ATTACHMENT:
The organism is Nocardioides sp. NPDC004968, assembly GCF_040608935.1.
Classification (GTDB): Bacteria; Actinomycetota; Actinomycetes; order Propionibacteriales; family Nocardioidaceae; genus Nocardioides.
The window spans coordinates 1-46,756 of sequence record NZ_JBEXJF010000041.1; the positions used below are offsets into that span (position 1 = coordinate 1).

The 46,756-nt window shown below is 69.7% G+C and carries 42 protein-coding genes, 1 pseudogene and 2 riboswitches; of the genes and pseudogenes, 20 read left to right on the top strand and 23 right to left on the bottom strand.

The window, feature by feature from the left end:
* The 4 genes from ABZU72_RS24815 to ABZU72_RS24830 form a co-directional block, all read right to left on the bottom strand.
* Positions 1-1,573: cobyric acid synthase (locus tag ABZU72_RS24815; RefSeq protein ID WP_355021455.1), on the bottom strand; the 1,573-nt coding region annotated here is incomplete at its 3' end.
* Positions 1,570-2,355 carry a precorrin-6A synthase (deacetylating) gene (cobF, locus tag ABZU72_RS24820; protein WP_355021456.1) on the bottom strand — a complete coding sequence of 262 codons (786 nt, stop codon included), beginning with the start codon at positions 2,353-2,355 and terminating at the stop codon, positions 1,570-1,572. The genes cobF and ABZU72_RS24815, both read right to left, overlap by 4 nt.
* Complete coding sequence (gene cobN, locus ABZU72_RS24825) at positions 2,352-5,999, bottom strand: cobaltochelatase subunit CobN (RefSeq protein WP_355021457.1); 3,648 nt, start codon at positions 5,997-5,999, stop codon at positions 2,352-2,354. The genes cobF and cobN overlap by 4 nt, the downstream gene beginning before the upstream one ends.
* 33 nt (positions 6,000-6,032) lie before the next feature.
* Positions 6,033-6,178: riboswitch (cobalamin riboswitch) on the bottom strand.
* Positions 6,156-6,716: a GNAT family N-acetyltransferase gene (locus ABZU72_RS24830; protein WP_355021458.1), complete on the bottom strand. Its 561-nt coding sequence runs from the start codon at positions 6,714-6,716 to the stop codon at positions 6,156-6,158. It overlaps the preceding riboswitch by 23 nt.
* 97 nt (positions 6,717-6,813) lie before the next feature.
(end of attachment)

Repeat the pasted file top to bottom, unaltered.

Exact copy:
The organism is Nocardioides sp. NPDC004968, assembly GCF_040608935.1.
Classification (GTDB): Bacteria; Actinomycetota; Actinomycetes; order Propionibacteriales; family Nocardioidaceae; genus Nocardioides.
The window spans coordinates 1-46,756 of sequence record NZ_JBEXJF010000041.1; the positions used below are offsets into that span (position 1 = coordinate 1).

The 46,756-nt window shown below is 69.7% G+C and carries 42 protein-coding genes, 1 pseudogene and 2 riboswitches; of the genes and pseudogenes, 20 read left to right on the top strand and 23 right to left on the bottom strand.

The window, feature by feature from the left end:
* The 4 genes from ABZU72_RS24815 to ABZU72_RS24830 form a co-directional block, all read right to left on the bottom strand.
* Positions 1-1,573: cobyric acid synthase (locus tag ABZU72_RS24815; RefSeq protein ID WP_355021455.1), on the bottom strand; the 1,573-nt coding region annotated here is incomplete at its 3' end.
* Positions 1,570-2,355 carry a precorrin-6A synthase (deacetylating) gene (cobF, locus tag ABZU72_RS24820; protein WP_355021456.1) on the bottom strand — a complete coding sequence of 262 codons (786 nt, stop codon included), beginning with the start codon at positions 2,353-2,355 and terminating at the stop codon, positions 1,570-1,572. The genes cobF and ABZU72_RS24815, both read right to left, overlap by 4 nt.
* Complete coding sequence (gene cobN, locus ABZU72_RS24825) at positions 2,352-5,999, bottom strand: cobaltochelatase subunit CobN (RefSeq protein WP_355021457.1); 3,648 nt, start codon at positions 5,997-5,999, stop codon at positions 2,352-2,354. The genes cobF and cobN overlap by 4 nt, the downstream gene beginning before the upstream one ends.
* 33 nt (positions 6,000-6,032) lie before the next feature.
* Positions 6,033-6,178: riboswitch (cobalamin riboswitch) on the bottom strand.
* Positions 6,156-6,716: a GNAT family N-acetyltransferase gene (locus ABZU72_RS24830; protein WP_355021458.1), complete on the bottom strand. Its 561-nt coding sequence runs from the start codon at positions 6,714-6,716 to the stop codon at positions 6,156-6,158. It overlaps the preceding riboswitch by 23 nt.
* 97 nt (positions 6,717-6,813) lie before the next feature.